Beneficial Electrification for All Incomes

Deck: 

Perspective from Cooperative Power

Fortnightly Magazine - June 2018

Consumers with low household incomes bear the heaviest burden of energy costs, yet are those who can least afford them.

Traditional energy efficiency programs remain an important and essential way to save consumers money while improving health and the environment. However, according to the Lawrence Berkeley National Lab, traditional conservation programs targeted to low-income households cost more, at 14.2 cents per kilowatt-hour, as opposed to an average of 4.6 cents per kilowatt-hour across all sectors.

This data begs the question: Is there a better way to reduce energy costs for low-income households while making progress towards environmental goals?

Research suggests the answer may lie with new, strategic uses of electricity, known as beneficial electrification.

There is an increasingly strong agreement that in order to meet aggressive greenhouse gas reduction goals, vast numbers of consumers will need to switch from directly using fossil fuels (like fuel oil, gasoline, diesel, propane and natural gas) to electricity, which can be a low greenhouse gas power resource thanks to renewable energy and nuclear energy.

Figure 1 - Annual Energy Costs of Households by Income

This trend can also benefit consumers by lowering costs, thanks to emerging realities such as low and negatively priced wholesale electricity, curtailed low-carbon energy resources, and an increased need for flexible end-use loads. Together, these trends offer an opportunity to provide savings to consumers and foster a more efficient electric grid.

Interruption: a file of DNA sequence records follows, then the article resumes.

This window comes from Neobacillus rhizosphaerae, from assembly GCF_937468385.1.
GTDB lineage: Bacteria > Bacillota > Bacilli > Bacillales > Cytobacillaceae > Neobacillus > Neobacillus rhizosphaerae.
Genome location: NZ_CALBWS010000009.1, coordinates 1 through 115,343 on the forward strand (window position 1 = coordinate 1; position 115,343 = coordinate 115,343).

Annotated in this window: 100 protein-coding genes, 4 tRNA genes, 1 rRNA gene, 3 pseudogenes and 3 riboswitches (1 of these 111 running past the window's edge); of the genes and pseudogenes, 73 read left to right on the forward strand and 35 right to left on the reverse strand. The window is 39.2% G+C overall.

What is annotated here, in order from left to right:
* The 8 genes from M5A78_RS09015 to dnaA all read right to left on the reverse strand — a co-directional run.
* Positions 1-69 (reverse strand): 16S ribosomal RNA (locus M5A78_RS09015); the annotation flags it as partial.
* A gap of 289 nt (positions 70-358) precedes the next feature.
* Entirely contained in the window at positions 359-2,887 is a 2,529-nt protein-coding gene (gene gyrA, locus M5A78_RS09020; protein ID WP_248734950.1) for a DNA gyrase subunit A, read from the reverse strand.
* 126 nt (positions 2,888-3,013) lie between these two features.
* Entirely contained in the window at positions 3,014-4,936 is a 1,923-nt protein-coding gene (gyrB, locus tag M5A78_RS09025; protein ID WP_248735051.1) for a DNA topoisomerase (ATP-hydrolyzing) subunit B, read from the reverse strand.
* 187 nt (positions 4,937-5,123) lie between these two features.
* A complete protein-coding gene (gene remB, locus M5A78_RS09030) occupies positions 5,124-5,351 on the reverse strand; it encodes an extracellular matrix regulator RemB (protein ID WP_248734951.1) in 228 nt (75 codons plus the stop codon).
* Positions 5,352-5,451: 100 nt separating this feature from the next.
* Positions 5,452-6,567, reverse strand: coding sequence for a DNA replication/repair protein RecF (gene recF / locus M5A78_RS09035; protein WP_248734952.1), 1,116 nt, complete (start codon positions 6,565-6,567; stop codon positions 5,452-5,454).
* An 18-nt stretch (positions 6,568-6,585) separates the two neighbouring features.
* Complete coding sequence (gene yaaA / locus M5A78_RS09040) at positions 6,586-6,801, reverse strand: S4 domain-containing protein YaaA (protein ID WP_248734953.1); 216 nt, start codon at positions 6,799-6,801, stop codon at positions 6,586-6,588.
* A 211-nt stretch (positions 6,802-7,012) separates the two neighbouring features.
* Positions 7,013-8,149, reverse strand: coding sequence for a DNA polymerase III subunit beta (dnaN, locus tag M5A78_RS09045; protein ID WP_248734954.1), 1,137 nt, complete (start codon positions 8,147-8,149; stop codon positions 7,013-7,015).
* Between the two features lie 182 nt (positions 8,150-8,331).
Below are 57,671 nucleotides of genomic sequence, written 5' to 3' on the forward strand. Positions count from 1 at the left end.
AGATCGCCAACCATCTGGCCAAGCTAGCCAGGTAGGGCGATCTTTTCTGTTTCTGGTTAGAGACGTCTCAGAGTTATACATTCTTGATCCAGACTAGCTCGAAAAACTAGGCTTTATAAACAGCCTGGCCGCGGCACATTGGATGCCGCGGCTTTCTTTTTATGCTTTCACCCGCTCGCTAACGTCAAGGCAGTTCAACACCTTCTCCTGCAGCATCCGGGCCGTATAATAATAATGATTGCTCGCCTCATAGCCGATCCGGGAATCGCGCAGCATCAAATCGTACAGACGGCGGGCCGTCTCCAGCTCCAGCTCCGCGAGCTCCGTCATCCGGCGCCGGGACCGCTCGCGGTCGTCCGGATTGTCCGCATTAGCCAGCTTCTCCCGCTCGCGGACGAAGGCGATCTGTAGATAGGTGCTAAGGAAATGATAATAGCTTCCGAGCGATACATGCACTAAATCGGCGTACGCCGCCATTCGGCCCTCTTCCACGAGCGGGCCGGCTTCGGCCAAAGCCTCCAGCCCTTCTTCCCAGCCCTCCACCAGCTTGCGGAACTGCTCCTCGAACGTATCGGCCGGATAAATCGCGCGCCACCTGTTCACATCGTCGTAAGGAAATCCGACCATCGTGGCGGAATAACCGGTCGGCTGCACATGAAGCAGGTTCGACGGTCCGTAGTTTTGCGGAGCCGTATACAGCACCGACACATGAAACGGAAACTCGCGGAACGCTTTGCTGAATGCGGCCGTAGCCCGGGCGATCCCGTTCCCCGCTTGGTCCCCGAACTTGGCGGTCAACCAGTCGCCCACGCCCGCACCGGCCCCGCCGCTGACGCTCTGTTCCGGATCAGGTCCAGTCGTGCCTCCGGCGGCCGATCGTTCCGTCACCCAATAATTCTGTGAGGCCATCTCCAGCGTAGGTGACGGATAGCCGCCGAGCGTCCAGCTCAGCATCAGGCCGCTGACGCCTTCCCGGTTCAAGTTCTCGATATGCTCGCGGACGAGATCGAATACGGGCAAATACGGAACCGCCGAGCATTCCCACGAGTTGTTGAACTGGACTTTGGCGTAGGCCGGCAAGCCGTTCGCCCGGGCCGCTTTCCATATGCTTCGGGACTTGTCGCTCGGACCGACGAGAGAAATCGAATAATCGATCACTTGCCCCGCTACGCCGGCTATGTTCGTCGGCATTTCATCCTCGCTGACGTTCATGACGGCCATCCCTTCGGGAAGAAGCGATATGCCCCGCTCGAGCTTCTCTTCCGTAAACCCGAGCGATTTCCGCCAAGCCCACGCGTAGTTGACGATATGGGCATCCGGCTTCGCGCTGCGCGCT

Some adaptation will be needed to achieve this beneficial electrification for consumers at all income levels. Policymakers, advocates and other stakeholders must become comfortable with the concept that programs to help people manage energy costs should allow for consumers to use more electricity, not less, as long as they are reducing their total energy-related expenses and displacing direct use of fossil fuels.

Energy Costs by Income

While 2015 Census data shows that low-income consumers tend to use less energy than their higher-income counterparts, the percentage of their household income dedicated to energy is much higher.

See Figure One.

Consumers in the lowest income bracket spend more than twenty percent of household income to meet their energy needs. By comparison, consumers in the highest income bracket spend less than five percent on energy.

It is this high relative impact of energy cost on lower income consumers that at first glance would seem to make energy efficiency a good fit for them. Yet it is the lower overall energy use of this demographic that may make alternative options better for reducing energy-related expenses and improving quality of life for these folks.